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User-Generated Revolution

Rebecca Weeks
User-Generated Revolution Rebecca Weeks

The conference rooms were packed tighter and the voices were much more confident at this year's Digital Hollywood event in Los Angeles. Senior executives from Hollywood, Madison Avenue and Silicon Valley gathered to discuss, and more often debate, the capabilities and challenges of digital media.

Two of the most popular panels, both entitled, "User-generated Content: An Internet, Communications and Advertising Transformation," focused on trends and business models.

Never before has consumer attention been so quickly re-directed to the web. Teenagers, and even their parents, are spending hours online maintaining blogs, updating social community profile pages, watching videos from friends and posting comments on their favorite photos.

Now that it's proven that user-generated media is here to stay, businesses are exploring whether it's most promising future potential is as a communications or entertainment medium.

During the first panel, most eyes were on Hunter Walk, product manager of Google Video. He asked the audience, "What encourages people to start uploading video? We think it's monetization. What makes the amateur chef upload cooking videos? If she knew she could make a couple hundred dollars a week through the ad model, she'd be more willing."

Todd Herman, general manager of media experiences at MSN Entertainment, had a different opinion: "There are the obvious reasons for the increasing amount of user-generated content: ease of use and getting paid; but people also want to be better at telling stories. They want to express themselves more clearly. Going forward there will be new human-created stories, which I personally think is more exciting."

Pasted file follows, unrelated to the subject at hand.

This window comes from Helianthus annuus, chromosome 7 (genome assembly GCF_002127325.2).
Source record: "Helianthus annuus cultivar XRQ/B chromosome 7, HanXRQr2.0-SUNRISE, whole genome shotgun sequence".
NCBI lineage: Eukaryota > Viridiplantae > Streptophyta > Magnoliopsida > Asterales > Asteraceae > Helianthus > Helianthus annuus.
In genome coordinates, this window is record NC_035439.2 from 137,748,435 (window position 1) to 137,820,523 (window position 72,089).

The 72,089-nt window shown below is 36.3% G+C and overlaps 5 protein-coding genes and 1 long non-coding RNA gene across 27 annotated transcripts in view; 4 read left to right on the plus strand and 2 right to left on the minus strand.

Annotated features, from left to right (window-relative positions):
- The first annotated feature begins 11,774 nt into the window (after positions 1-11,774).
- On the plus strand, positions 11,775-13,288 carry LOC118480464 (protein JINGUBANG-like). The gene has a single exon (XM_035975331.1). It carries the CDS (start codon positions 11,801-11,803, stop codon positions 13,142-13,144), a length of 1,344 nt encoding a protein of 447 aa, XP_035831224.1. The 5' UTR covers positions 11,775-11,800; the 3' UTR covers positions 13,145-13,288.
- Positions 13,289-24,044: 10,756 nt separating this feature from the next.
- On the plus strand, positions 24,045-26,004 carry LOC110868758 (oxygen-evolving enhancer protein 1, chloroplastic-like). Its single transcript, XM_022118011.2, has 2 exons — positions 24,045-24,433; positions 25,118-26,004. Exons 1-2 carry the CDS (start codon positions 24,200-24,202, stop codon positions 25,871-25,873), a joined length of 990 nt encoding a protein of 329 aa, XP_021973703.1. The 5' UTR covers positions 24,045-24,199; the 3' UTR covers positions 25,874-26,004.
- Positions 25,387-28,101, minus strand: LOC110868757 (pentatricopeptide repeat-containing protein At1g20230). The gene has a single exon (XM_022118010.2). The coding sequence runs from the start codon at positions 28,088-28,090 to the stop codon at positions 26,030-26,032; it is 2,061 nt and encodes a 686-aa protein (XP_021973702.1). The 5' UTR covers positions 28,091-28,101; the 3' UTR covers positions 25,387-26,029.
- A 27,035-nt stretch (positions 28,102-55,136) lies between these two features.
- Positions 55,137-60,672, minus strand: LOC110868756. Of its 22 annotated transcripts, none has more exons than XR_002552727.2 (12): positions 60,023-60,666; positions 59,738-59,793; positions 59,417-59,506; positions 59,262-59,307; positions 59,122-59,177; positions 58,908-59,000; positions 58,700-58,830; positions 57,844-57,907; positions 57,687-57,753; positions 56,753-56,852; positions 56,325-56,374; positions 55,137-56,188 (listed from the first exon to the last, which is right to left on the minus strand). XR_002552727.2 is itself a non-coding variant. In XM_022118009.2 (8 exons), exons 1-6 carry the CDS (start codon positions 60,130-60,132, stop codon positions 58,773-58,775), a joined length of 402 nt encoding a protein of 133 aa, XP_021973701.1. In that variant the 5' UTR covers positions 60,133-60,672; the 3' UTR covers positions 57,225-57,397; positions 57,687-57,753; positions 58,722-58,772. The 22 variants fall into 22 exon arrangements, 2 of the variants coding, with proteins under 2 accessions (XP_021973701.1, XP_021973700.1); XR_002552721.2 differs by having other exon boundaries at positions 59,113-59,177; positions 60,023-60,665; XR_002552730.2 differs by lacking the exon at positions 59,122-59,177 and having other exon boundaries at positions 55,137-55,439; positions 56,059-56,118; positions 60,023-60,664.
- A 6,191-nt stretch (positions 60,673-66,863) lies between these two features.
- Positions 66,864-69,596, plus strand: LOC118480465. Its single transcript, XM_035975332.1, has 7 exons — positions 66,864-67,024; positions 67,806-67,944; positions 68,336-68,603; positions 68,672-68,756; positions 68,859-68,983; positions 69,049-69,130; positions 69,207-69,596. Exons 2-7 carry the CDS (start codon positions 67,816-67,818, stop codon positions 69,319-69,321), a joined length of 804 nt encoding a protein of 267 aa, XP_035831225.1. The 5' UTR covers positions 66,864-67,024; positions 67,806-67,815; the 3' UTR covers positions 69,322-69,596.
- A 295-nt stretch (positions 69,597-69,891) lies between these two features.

With a sense of responsibility, thankfully, to help artists succeed, business can reward the content producers and also profit. Revver is one of the leading companies doing just that, by paying video content owners based on performance.

"We believe that the user should be able to determine what videos to post and where, and if they want to mash up their own content. Mashup work brings a whole new set of people into the mix who don't even own a video camera," said Bill Jeffries, vice president of network development at Revver.

Panelists acknowledged that rights owners are both excited and worried about their material being altered. 

"Rights owners do not want to salt the earth. Many different business models can exist. Our obligation is to come up with the technical solutions to enable the users to do what they want to do," said Google's Walk.

Technology may sound like a simple solution, but the strategy decision is not.

Is there a winning strategy?
The panel raised the question of which strategy will likely dominate the industry: video destination locations or open distribution? The answer nowadays is both.

Whereas Revver's strategy is to let anyone affiliate with its technology and distribute content anywhere they want, the CEO of Photobucket, Alex Welch, is betting on his destination. He added, "The average consumer has multiple online identities that he or she maintains each day. They want a central place to publish their content. Users are getting the reach for us by sharing with their friends."

Herman supports MSN's concept of "placelessness," in which various platforms are used to promote content. "Sites like confabulator or macdashboard or live.com, as wonkish as they can be, are very precursor-ish. Why would you start at msn.com when you could start at your space?" Herman said.

"What's left that needs to be done is connecting," said Greg Kostello, CEO of vMix Media Inc. "How are videos connected together? Users don't know. vMix gives people a permanent home. We're the antithesis of Revver."



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